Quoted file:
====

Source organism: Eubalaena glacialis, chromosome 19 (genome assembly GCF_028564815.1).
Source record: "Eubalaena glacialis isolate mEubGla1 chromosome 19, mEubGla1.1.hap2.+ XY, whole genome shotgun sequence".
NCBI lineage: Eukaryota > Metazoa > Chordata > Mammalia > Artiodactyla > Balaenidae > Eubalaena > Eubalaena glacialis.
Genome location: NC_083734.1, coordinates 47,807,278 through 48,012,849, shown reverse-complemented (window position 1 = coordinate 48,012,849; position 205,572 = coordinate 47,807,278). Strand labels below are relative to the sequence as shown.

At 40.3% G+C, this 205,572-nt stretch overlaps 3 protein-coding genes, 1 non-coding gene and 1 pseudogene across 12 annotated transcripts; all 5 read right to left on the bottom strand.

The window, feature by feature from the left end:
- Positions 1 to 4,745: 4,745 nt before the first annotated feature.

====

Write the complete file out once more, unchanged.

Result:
Source organism: Eubalaena glacialis, chromosome 19 (genome assembly GCF_028564815.1).
Source record: "Eubalaena glacialis isolate mEubGla1 chromosome 19, mEubGla1.1.hap2.+ XY, whole genome shotgun sequence".
NCBI lineage: Eukaryota > Metazoa > Chordata > Mammalia > Artiodactyla > Balaenidae > Eubalaena > Eubalaena glacialis.
Genome location: NC_083734.1, coordinates 47,807,278 through 48,012,849, shown reverse-complemented (window position 1 = coordinate 48,012,849; position 205,572 = coordinate 47,807,278). Strand labels below are relative to the sequence as shown.

At 40.3% G+C, this 205,572-nt stretch overlaps 3 protein-coding genes, 1 non-coding gene and 1 pseudogene across 12 annotated transcripts; all 5 read right to left on the bottom strand.

The window, feature by feature from the left end:
- Positions 1 to 4,745: 4,745 nt before the first annotated feature.